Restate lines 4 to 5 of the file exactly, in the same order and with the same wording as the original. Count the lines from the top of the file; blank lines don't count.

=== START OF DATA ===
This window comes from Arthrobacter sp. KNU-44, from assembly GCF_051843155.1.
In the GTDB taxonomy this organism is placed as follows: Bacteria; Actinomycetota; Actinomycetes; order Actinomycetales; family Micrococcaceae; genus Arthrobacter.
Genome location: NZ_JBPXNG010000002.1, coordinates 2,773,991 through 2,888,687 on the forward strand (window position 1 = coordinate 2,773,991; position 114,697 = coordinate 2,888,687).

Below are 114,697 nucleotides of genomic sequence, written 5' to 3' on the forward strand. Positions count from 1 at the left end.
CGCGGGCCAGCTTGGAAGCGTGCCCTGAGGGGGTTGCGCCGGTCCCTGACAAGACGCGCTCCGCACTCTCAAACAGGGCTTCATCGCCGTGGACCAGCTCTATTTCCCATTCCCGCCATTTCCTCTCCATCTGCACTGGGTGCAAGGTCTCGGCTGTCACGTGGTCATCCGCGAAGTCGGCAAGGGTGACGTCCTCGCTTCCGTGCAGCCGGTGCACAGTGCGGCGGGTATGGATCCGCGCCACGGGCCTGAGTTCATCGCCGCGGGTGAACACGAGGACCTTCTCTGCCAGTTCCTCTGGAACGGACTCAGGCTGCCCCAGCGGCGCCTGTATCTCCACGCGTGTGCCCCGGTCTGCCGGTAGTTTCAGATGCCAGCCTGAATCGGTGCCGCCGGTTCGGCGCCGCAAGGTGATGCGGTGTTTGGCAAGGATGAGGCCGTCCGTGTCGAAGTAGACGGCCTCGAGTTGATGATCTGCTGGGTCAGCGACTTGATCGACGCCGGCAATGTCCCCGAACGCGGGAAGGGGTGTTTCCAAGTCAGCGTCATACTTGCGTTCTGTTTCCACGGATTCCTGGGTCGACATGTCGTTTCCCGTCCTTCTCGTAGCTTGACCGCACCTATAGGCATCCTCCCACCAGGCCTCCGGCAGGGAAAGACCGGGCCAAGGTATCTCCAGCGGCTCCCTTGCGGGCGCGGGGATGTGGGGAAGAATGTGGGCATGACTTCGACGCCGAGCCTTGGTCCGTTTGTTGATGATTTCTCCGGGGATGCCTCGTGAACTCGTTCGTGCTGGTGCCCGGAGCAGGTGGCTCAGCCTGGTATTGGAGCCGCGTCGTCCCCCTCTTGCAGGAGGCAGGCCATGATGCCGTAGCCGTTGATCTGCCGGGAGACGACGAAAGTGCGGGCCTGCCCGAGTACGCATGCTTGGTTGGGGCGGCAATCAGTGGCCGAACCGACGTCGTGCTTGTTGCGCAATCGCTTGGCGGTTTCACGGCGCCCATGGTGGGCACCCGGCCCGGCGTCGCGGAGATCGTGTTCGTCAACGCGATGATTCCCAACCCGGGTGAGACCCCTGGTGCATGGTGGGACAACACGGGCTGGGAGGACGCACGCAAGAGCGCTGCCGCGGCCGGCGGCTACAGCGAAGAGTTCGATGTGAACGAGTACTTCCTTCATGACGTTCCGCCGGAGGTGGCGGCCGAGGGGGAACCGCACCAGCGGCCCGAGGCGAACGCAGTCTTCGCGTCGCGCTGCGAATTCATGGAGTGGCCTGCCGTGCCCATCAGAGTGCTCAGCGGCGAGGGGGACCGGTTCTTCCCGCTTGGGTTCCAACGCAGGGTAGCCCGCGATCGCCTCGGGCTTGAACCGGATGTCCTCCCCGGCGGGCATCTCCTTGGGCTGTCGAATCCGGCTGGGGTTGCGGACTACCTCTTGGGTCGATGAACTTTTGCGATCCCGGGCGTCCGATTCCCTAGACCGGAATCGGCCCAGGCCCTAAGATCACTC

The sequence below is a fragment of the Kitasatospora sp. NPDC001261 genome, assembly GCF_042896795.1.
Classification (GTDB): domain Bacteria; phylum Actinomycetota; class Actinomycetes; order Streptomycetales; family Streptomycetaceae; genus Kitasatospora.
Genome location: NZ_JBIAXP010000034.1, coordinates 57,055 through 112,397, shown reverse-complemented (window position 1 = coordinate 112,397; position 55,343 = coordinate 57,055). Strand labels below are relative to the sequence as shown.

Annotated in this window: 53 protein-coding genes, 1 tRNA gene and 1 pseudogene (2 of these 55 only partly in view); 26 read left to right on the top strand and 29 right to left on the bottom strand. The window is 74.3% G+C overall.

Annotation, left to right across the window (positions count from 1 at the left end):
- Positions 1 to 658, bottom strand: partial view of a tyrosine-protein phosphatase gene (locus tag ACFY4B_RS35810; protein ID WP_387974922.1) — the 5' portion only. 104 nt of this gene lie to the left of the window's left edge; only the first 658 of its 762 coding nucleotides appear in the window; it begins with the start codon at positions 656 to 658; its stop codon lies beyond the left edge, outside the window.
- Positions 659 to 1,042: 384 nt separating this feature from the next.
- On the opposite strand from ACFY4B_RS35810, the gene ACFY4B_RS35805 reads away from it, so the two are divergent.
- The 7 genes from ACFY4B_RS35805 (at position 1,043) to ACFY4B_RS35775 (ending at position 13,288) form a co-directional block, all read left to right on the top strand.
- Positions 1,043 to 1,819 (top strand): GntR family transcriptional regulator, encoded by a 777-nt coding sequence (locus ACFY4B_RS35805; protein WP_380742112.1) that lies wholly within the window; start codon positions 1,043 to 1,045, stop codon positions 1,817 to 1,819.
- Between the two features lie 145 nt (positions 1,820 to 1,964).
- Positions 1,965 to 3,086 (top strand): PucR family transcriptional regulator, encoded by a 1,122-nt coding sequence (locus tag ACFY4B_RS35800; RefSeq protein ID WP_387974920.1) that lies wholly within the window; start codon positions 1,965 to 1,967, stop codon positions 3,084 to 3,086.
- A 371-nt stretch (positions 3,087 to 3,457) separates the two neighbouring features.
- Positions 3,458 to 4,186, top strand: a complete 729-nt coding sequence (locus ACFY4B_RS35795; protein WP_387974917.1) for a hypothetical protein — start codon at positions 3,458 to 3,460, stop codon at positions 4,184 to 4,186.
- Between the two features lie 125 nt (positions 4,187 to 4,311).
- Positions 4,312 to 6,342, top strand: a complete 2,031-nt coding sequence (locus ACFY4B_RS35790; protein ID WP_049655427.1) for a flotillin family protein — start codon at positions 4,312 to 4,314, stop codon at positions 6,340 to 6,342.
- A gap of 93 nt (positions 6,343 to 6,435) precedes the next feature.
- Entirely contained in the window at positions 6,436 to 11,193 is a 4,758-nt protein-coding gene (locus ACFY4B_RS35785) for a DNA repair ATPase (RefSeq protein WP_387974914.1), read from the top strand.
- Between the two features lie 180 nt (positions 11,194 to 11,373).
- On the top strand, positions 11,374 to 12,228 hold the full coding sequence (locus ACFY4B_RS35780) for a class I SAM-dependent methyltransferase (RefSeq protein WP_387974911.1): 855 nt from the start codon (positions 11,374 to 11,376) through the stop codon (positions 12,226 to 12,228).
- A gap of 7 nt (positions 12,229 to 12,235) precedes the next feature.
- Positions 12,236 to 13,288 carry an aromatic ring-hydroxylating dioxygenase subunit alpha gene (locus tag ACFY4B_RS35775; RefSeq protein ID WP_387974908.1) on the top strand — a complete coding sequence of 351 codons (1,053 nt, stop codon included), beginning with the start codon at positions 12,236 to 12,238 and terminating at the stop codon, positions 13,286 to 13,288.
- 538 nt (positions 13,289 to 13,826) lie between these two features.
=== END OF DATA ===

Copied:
Below are 114,697 nucleotides of genomic sequence, written 5' to 3' on the forward strand. Positions count from 1 at the left end.
CGCGGGCCAGCTTGGAAGCGTGCCCTGAGGGGGTTGCGCCGGTCCCTGACAAGACGCGCTCCGCACTCTCAAACAGGGCTTCATCGCCGTGGACCAGCTCTATTTCCCATTCCCGCCATTTCCTCTCCATCTGCACTGGGTGCAAGGTCTCGGCTGTCACGTGGTCATCCGCGAAGTCGGCAAGGGTGACGTCCTCGCTTCCGTGCAGCCGGTGCACAGTGCGGCGGGTATGGATCCGCGCCACGGGCCTGAGTTCATCGCCGCGGGTGAACACGAGGACCTTCTCTGCCAGTTCCTCTGGAACGGACTCAGGCTGCCCCAGCGGCGCCTGTATCTCCACGCGTGTGCCCCGGTCTGCCGGTAGTTTCAGATGCCAGCCTGAATCGGTGCCGCCGGTTCGGCGCCGCAAGGTGATGCGGTGTTTGGCAAGGATGAGGCCGTCCGTGTCGAAGTAGACGGCCTCGAGTTGATGATCTGCTGGGTCAGCGACTTGATCGACGCCGGCAATGTCCCCGAACGCGGGAAGGGGTGTTTCCAAGTCAGCGTCATACTTGCGTTCTGTTTCCACGGATTCCTGGGTCGACATGTCGTTTCCCGTCCTTCTCGTAGCTTGACCGCACCTATAGGCATCCTCCCACCAGGCCTCCGGCAGGGAAAGACCGGGCCAAGGTATCTCCAGCGGCTCCCTTGCGGGCGCGGGGATGTGGGGAAGAATGTGGGCATGACTTCGACGCCGAGCCTTGGTCCGTTTGTTGATGATTTCTCCGGGGATGCCTCGTGAACTCGTTCGTGCTGGTGCCCGGAGCAGGTGGCTCAGCCTGGTATTGGAGCCGCGTCGTCCCCCTCTTGCAGGAGGCAGGCCATGATGCCGTAGCCGTTGATCTGCCGGGAGACGACGAAAGTGCGGGCCTGCCCGAGTACGCATGCTTGGTTGGGGCGGCAATCAGTGGCCGAACCGACGTCGTGCTTGTTGCGCAATCGCTTGGCGGTTTCACGGCGCCCATGGTGGGCACCCGGCCCGGCGTCGCGGAGATCGTGTTCGTCAACGCGATGATTCCCAACCCGGGTGAGACCCCTGGTGCATGGTGGGACAACACGGGCTGGGAGGACGCACGCAAGAGCGCTGCCGCGGCCGGCGGCTACAGCGAAGAGTTCGATGTGAACGAGTACTTCCTTCATGACGTTCCGCCGGAGGTGGCGGCCGAGGGGGAACCGCACCAGCGGCCCGAGGCGAACGCAGTCTTCGCGTCGCGCTGCGAATTCATGGAGTGGCCTGCCGTGCCCATCAGAGTGCTCAGCGGCGAGGGGGACCGGTTCTTCCCGCTTGGGTTCCAACGCAGGGTAGCCCGCGATCGCCTCGGGCTTGAACCGGATGTCCTCCCCGGCGGGCATCTCCTTGGGCTGTCGAATCCGGCTGGGGTTGCGGACTACCTCTTGGGTCGATGAACTTTTGCGATCCCGGGCGTCCGATTCCCTAGACCGGAATCGGCCCAGGCCCTAAGATCACTC